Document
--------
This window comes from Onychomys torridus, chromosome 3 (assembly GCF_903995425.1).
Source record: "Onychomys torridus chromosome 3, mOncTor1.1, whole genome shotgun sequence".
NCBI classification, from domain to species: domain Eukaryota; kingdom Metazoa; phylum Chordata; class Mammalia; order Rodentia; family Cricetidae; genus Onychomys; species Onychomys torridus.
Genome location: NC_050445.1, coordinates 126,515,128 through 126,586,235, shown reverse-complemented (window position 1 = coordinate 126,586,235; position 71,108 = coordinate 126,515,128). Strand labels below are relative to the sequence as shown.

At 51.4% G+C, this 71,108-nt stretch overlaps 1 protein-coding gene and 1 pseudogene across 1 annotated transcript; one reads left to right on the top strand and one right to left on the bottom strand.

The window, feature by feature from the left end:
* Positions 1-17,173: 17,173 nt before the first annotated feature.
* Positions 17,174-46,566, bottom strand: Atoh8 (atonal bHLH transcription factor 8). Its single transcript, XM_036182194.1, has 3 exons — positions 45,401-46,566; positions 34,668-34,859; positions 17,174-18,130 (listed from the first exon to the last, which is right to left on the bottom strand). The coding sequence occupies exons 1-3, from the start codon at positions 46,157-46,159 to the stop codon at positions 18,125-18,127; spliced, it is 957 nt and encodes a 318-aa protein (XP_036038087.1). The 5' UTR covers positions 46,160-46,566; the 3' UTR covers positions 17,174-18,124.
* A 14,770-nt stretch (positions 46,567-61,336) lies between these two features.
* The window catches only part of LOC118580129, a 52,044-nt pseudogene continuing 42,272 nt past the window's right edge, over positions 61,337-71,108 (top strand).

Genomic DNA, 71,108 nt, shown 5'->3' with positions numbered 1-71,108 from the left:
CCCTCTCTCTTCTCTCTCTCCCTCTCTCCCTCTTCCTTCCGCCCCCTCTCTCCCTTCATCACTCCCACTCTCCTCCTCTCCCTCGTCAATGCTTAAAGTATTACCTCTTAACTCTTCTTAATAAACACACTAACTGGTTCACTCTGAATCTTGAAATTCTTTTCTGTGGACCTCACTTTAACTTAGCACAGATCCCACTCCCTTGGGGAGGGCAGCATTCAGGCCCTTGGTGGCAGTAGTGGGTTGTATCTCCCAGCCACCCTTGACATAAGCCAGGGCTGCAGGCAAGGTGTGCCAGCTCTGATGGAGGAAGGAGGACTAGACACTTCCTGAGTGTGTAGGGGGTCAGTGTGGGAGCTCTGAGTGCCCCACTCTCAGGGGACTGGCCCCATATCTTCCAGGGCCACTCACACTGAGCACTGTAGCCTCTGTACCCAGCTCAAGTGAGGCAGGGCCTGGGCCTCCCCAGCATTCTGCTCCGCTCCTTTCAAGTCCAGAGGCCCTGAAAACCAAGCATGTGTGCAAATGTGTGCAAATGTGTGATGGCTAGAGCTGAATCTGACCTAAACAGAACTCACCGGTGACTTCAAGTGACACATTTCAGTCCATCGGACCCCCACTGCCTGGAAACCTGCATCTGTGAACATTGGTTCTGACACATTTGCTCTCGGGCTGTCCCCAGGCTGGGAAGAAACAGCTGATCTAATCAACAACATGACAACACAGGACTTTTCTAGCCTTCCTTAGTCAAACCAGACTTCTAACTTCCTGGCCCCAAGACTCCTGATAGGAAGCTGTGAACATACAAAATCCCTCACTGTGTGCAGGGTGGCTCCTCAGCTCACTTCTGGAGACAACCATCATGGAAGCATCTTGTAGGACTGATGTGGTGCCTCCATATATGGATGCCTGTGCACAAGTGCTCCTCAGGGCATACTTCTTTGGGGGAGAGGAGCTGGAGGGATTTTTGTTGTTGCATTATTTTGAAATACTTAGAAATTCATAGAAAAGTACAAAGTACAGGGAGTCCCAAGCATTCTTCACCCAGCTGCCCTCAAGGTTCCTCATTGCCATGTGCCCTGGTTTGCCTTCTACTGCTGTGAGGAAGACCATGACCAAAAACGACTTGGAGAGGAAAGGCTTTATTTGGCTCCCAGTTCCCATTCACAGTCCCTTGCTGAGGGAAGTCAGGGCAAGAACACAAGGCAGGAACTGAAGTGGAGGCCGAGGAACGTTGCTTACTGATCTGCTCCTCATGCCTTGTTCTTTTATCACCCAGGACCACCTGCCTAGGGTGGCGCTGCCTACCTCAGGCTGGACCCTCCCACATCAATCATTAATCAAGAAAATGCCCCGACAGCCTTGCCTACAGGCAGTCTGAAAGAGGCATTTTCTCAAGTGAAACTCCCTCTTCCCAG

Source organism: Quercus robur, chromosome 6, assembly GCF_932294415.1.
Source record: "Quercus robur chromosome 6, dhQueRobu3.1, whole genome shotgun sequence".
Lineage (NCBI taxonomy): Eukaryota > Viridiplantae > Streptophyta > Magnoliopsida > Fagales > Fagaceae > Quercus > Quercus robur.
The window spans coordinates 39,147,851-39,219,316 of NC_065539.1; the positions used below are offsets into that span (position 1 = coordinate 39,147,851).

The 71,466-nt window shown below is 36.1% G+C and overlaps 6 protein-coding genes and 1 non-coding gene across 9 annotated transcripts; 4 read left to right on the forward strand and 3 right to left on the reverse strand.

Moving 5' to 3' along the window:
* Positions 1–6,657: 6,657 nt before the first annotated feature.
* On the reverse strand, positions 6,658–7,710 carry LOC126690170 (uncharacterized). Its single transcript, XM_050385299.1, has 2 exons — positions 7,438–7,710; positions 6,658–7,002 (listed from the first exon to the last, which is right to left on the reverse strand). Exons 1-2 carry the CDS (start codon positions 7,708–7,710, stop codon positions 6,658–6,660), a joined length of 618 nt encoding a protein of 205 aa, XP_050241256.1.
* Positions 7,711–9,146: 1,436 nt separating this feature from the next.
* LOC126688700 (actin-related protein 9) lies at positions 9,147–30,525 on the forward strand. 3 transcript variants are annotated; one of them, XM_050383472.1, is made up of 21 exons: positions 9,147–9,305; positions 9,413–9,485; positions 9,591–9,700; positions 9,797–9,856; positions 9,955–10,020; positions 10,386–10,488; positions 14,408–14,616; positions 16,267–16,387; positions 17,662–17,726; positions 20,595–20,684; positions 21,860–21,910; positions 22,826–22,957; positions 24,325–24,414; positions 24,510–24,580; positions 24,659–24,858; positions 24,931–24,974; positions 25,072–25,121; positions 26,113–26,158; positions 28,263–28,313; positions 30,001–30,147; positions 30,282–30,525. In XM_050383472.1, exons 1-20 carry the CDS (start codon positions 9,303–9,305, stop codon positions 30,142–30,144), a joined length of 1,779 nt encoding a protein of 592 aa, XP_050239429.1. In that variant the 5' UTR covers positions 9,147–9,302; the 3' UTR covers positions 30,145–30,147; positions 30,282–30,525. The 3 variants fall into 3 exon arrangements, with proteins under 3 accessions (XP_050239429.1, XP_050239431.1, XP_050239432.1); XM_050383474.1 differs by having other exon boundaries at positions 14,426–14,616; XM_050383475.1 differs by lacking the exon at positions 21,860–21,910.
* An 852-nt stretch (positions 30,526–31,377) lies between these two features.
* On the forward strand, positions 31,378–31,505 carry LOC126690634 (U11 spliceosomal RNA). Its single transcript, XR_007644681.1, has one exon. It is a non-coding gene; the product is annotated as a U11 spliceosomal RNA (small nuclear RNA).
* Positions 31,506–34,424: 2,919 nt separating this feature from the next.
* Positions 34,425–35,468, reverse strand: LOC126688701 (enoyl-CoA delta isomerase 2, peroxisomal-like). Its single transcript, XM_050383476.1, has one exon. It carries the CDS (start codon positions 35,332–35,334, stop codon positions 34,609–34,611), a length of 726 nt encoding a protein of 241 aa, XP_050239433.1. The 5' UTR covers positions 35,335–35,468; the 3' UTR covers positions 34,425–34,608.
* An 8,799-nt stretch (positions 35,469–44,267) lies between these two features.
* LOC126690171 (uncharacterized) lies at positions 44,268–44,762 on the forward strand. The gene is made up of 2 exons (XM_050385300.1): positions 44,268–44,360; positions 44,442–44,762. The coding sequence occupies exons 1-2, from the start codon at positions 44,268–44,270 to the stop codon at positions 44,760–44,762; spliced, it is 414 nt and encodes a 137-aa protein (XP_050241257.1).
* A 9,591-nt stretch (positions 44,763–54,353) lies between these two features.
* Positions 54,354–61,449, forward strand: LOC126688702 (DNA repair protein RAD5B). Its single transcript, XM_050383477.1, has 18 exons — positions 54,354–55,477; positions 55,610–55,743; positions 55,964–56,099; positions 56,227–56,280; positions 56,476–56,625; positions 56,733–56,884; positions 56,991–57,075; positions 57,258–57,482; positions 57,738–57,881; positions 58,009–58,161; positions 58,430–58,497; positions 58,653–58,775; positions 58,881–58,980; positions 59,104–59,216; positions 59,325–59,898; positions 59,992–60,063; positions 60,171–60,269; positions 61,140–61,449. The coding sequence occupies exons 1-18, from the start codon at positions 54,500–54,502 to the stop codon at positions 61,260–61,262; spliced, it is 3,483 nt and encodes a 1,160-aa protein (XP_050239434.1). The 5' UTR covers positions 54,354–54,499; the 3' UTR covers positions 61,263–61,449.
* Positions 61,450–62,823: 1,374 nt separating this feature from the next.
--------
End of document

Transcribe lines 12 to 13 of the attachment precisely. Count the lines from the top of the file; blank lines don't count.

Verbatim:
CCCTCTCTCTTCTCTCTCTCCCTCTCTCCCTCTTCCTTCCGCCCCCTCTCTCCCTTCATCACTCCCACTCTCCTCCTCTCCCTCGTCAATGCTTAAAGTATTACCTCTTAACTCTTCTTAATAAACACACTAACTGGTTCACTCTGAATCTTGAAATTCTTTTCTGTGGACCTCACTTTAACTTAGCACAGATCCCACTCCCTTGGGGAGGGCAGCATTCAGGCCCTTGGTGGCAGTAGTGGGTTGTATCTCCCAGCCACCCTTGACATAAGCCAGGGCTGCAGGCAAGGTGTGCCAGCTCTGATGGAGGAAGGAGGACTAGACACTTCCTGAGTGTGTAGGGGGTCAGTGTGGGAGCTCTGAGTGCCCCACTCTCAGGGGACTGGCCCCATATCTTCCAGGGCCACTCACACTGAGCACTGTAGCCTCTGTACCCAGCTCAAGTGAGGCAGGGCCTGGGCCTCCCCAGCATTCTGCTCCGCTCCTTTCAAGTCCAGAGGCCCTGAAAACCAAGCATGTGTGCAAATGTGTGCAAATGTGTGATGGCTAGAGCTGAATCTGACCTAAACAGAACTCACCGGTGACTTCAAGTGACACATTTCAGTCCATCGGACCCCCACTGCCTGGAAACCTGCATCTGTGAACATTGGTTCTGACACATTTGCTCTCGGGCTGTCCCCAGGCTGGGAAGAAACAGCTGATCTAATCAACAACATGACAACACAGGACTTTTCTAGCCTTCCTTAGTCAAACCAGACTTCTAACTTCCTGGCCCCAAGACTCCTGATAGGAAGCTGTGAACATACAAAATCCCTCACTGTGTGCAGGGTGGCTCCTCAGCTCACTTCTGGAGACAACCATCATGGAAGCATCTTGTAGGACTGATGTGGTGCCTCCATATATGGATGCCTGTGCACAAGTGCTCCTCAGGGCATACTTCTTTGGGGGAGAGGAGCTGGAGGGATTTTTGTTGTTGCATTATTTTGAAATACTTAGAAATTCATAGAAAAGTACAAAGTACAGGGAGTCCCAAGCATTCTTCACCCAGCTGCCCTCAAGGTTCCTCATTGCCATGTGCCCTGGTTTGCCTTCTACTGCTGTGAGGAAGACCATGACCAAAAACGACTTGGAGAGGAAAGGCTTTATTTGGCTCCCAGTTCCCATTCACAGTCCCTTGCTGAGGGAAGTCAGGGCAAGAACACAAGGCAGGAACTGAAGTGGAGGCCGAGGAACGTTGCTTACTGATCTGCTCCTCATGCCTTGTTCTTTTATCACCCAGGACCACCTGCCTAGGGTGGCGCTGCCTACCTCAGGCTGGACCCTCCCACATCAATCATTAATCAAGAAAATGCCCCGACAGCCTTGCCTACAGGCAGTCTGAAAGAGGCATTTTCTCAAGTGAAACTCCCTCTTCCCAG

Source organism: Quercus robur, chromosome 6, assembly GCF_932294415.1.